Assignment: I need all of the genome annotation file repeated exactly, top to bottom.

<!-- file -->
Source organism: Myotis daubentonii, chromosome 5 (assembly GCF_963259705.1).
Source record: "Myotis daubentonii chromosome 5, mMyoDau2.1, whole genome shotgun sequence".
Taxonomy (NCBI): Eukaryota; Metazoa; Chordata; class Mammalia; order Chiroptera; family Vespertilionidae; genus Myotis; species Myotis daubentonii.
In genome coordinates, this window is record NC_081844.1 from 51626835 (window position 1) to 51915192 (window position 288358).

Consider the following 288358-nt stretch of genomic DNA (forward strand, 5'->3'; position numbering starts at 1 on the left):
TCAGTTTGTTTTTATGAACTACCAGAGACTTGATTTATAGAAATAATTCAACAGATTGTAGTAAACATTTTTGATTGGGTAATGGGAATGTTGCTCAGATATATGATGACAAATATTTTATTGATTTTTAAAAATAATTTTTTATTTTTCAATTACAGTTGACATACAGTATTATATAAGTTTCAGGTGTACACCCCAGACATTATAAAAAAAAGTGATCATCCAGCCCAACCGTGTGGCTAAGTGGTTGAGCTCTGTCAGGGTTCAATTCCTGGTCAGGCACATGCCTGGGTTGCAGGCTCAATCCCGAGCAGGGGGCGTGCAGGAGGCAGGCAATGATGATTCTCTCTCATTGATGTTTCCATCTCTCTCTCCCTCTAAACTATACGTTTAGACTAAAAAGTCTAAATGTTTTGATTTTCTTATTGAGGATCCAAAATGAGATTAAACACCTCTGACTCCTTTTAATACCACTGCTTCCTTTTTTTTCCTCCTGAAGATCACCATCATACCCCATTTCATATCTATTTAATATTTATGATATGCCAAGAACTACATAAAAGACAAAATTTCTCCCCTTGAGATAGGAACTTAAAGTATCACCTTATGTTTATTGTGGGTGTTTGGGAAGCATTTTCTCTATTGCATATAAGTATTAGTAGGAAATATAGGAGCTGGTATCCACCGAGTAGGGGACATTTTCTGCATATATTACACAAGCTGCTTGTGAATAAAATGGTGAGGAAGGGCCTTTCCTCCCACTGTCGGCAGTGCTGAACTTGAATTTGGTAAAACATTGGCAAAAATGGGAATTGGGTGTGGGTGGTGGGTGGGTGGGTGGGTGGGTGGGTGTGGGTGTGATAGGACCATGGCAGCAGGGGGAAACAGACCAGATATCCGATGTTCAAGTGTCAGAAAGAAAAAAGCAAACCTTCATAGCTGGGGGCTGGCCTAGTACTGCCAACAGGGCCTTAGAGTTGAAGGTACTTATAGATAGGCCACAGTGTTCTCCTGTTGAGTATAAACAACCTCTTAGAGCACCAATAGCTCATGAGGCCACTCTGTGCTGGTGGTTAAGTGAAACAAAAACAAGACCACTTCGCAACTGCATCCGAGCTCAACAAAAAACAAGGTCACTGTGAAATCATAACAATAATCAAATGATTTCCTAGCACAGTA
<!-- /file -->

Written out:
Source organism: Myotis daubentonii, chromosome 5 (assembly GCF_963259705.1).
Source record: "Myotis daubentonii chromosome 5, mMyoDau2.1, whole genome shotgun sequence".
Taxonomy (NCBI): Eukaryota; Metazoa; Chordata; class Mammalia; order Chiroptera; family Vespertilionidae; genus Myotis; species Myotis daubentonii.
In genome coordinates, this window is record NC_081844.1 from 51626835 (window position 1) to 51915192 (window position 288358).

Consider the following 288358-nt stretch of genomic DNA (forward strand, 5'->3'; position numbering starts at 1 on the left):
TCAGTTTGTTTTTATGAACTACCAGAGACTTGATTTATAGAAATAATTCAACAGATTGTAGTAAACATTTTTGATTGGGTAATGGGAATGTTGCTCAGATATATGATGACAAATATTTTATTGATTTTTAAAAATAATTTTTTATTTTTCAATTACAGTTGACATACAGTATTATATAAGTTTCAGGTGTACACCCCAGACATTATAAAAAAAAGTGATCATCCAGCCCAACCGTGTGGCTAAGTGGTTGAGCTCTGTCAGGGTTCAATTCCTGGTCAGGCACATGCCTGGGTTGCAGGCTCAATCCCGAGCAGGGGGCGTGCAGGAGGCAGGCAATGATGATTCTCTCTCATTGATGTTTCCATCTCTCTCTCCCTCTAAACTATACGTTTAGACTAAAAAGTCTAAATGTTTTGATTTTCTTATTGAGGATCCAAAATGAGATTAAACACCTCTGACTCCTTTTAATACCACTGCTTCCTTTTTTTTCCTCCTGAAGATCACCATCATACCCCATTTCATATCTATTTAATATTTATGATATGCCAAGAACTACATAAAAGACAAAATTTCTCCCCTTGAGATAGGAACTTAAAGTATCACCTTATGTTTATTGTGGGTGTTTGGGAAGCATTTTCTCTATTGCATATAAGTATTAGTAGGAAATATAGGAGCTGGTATCCACCGAGTAGGGGACATTTTCTGCATATATTACACAAGCTGCTTGTGAATAAAATGGTGAGGAAGGGCCTTTCCTCCCACTGTCGGCAGTGCTGAACTTGAATTTGGTAAAACATTGGCAAAAATGGGAATTGGGTGTGGGTGGTGGGTGGGTGGGTGGGTGGGTGGGTGTGGGTGTGATAGGACCATGGCAGCAGGGGGAAACAGACCAGATATCCGATGTTCAAGTGTCAGAAAGAAAAAAGCAAACCTTCATAGCTGGGGGCTGGCCTAGTACTGCCAACAGGGCCTTAGAGTTGAAGGTACTTATAGATAGGCCACAGTGTTCTCCTGTTGAGTATAAACAACCTCTTAGAGCACCAATAGCTCATGAGGCCACTCTGTGCTGGTGGTTAAGTGAAACAAAAACAAGACCACTTCGCAACTGCATCCGAGCTCAACAAAAAACAAGGTCACTGTGAAATCATAACAATAATCAAATGATTTCCTAGCACAGTA